It’s 1899. Absinthe is the rage in France and pioneering director Alice Guy has a bit of fun with the then-stylish beverage. And a bottle of seltzer. It’s proto-slapstick!
The Perils of the Green Fairy
In the nineteenth and early-twentieth centuries, a mysterious green beverage took the artists and bohemians of Europe by storm. Absinthe, a wormwood liqueur, certainly looked the part of a liquid muse. Nicknamed the Green Fairy, it resembles chartreuse in the bottle but turns milky once water is added. However, despite anything Oscar Wilde claimed, any hallucinations were the result of just plain overindulgence in alcohol and not the special powers of absinthe.
Its popularity with the working class clashed with the temperance movement, which was as much about classism as it was about alcohol. A couple of high profile crimes that involved (or were rumored to involve) absinthe proved to be the tipping point and the beverage was banned across Europe and the United States before and during the First World War. It did not become available again in the USA until 2007 (This was not due to a ban being lifted—absinthe had technically been legal for decades—but rather a clarification of murky existing laws.)
However, absinthe was still the beverage of choice for artists when Alice Guy’s one-minute comedy, Wonderful Absinthe, was released by Gaumont in 1899. Her main character is an artistic type (note the hair) who has come to a sidewalk café for a nice, cool drink of absinthe. Something goes wrong with the order and he reacts violently, much to the merriment of a woman and her children who are seated at the neighboring table. What gives?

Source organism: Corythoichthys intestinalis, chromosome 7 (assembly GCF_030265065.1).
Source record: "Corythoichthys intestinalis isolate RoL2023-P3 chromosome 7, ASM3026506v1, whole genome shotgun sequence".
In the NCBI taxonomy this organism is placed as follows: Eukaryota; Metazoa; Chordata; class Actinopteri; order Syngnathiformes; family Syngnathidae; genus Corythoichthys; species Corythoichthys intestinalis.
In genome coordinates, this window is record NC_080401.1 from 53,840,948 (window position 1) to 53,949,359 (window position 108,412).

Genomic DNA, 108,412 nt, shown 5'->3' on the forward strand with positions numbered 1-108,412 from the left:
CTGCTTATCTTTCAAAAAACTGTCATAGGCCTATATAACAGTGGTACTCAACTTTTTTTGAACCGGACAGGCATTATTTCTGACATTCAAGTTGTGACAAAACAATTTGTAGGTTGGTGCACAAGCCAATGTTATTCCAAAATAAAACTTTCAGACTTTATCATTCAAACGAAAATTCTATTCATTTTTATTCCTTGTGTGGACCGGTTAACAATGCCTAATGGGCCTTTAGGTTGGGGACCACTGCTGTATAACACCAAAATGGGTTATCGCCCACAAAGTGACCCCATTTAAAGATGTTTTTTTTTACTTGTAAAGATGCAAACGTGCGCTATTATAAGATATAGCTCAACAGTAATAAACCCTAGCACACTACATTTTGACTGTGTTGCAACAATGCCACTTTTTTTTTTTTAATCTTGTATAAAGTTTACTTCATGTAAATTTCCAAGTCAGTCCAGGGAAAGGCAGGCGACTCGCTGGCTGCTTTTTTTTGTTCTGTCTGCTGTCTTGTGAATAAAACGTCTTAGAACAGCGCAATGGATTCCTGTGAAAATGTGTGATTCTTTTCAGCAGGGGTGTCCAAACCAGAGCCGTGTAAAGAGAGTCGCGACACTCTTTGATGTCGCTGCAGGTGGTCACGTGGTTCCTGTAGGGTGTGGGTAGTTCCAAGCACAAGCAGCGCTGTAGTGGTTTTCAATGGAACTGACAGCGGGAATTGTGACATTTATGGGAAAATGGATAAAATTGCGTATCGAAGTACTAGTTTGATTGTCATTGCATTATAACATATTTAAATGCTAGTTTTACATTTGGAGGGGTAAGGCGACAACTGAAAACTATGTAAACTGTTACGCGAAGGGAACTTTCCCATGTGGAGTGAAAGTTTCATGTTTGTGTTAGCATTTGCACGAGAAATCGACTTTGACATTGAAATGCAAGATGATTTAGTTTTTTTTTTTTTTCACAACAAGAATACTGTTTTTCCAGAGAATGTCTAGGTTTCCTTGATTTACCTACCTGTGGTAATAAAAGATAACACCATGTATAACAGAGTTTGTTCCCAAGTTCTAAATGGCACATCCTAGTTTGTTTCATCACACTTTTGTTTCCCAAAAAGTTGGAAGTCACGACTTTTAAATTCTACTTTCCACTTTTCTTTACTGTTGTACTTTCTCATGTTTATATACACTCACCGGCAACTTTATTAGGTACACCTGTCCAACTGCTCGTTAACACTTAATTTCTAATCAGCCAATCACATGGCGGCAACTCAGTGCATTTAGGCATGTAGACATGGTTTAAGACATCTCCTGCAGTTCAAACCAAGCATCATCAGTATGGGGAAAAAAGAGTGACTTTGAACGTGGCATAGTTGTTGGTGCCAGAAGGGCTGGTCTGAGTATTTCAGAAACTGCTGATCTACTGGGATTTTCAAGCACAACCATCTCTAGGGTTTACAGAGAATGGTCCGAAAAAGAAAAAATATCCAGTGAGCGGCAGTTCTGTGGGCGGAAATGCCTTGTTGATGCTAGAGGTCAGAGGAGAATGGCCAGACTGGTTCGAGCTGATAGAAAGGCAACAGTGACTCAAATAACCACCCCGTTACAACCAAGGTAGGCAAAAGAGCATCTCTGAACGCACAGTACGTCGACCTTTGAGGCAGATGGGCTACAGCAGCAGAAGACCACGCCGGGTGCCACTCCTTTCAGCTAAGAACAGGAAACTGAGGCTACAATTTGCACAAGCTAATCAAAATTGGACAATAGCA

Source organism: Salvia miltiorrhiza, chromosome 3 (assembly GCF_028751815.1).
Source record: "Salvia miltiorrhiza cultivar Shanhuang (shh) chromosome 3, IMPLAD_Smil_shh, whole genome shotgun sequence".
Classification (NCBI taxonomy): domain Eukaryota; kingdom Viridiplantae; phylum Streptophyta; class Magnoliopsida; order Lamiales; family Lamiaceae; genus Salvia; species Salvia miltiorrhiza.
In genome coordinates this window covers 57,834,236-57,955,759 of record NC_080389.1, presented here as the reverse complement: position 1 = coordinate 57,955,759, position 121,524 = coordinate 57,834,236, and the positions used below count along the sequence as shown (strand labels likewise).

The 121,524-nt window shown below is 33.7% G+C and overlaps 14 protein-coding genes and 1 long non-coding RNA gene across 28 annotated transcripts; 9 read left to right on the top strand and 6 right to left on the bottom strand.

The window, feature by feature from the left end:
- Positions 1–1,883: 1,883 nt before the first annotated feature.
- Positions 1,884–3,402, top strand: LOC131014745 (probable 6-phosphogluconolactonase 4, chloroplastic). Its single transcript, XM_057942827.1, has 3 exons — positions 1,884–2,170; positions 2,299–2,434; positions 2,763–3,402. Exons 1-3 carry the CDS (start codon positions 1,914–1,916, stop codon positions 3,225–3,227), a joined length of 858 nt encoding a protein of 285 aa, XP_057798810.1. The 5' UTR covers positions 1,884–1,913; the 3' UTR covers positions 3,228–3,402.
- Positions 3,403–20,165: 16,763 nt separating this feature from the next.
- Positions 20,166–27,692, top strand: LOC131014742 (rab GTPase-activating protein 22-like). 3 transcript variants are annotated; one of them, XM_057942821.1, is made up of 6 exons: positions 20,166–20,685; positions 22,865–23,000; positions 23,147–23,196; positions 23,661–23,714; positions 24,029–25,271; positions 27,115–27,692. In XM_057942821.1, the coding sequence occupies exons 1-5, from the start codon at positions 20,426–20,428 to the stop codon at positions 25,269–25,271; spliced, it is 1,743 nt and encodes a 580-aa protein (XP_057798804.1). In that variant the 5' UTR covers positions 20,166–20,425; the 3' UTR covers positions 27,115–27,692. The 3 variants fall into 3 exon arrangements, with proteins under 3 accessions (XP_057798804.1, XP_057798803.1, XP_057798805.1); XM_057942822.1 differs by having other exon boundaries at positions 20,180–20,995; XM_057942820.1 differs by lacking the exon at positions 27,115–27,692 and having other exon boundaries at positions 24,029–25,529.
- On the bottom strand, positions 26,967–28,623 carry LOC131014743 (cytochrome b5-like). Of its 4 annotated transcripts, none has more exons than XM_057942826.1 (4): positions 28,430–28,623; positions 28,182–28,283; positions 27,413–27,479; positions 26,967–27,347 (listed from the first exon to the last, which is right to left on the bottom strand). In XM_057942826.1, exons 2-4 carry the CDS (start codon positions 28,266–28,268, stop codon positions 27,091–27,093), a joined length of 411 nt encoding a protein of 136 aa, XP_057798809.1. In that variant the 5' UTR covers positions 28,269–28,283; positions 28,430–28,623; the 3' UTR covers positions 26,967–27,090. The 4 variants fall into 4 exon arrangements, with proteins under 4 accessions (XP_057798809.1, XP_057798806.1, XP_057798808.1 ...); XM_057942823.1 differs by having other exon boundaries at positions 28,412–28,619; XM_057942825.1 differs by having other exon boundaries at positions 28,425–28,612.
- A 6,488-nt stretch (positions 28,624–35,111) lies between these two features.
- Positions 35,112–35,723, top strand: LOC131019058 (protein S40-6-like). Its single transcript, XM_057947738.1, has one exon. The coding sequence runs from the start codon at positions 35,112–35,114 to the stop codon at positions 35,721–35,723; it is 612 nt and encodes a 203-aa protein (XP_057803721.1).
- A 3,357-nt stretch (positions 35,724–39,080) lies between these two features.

Wonderful Absinthe’s plot seems to baffle many a viewer. They wonder if the main character drank out of the wrong bottle, if this was meant as a cautionary tale against the dangers of absinthe, if his violent temperament was basically a nineteenth century Reefer Madness. Nope, nope, nope.
Guy is actually employing one of the oldest gags in the book and, in any case, it is highly unlikely that she would have wanted to alienate the working class absinthe aficionados who also attended movies. Careful viewing reveals that the customer at the café did not drink out of the wrong bottle, he simply failed to dilute his absinthe.
Absinthe is not meant to be consumed as-is. It is meant to be diluted with about five parts water to one part absinthe and the resulting beverage is about as strong as a glass of wine. To further quell any bitterness, sugar is melted into the drink, usually a couple of cubes.
When someone ordered absinthe in the nineteenth century, they were provided with a dose of the alcohol in a large glass with sugar and a carafe of water to dilute it to their taste. The café customer in Wonderful Absinthe is absentminded, distracted by his newspaper and pours his water into his hat rather than his glass thus failing to dilute his drink or dissolve any sugar. This is what causes him to react to violently (remember, the stuff is pretty nasty undiluted) and attack the waiter. The waiter responds by squirting the customer with a bottle of seltzer. All in all, pretty basic slapstick stuff.
This is a case where we need to look at context to understand the film. “Context” is one of the most abused and misused words when dealing with film history, more’s the pity. It’s usually trotted out to silence complaints about racism in classic film (which is ridiculous as such content was indeed deemed racist and strenuously protested against when it was first released) but we’re using it properly here. We need to understand how the film’s audience (who would certainly have been familiar with absinthe even if they did not drink it themselves) would have reacted to the humor of the situation.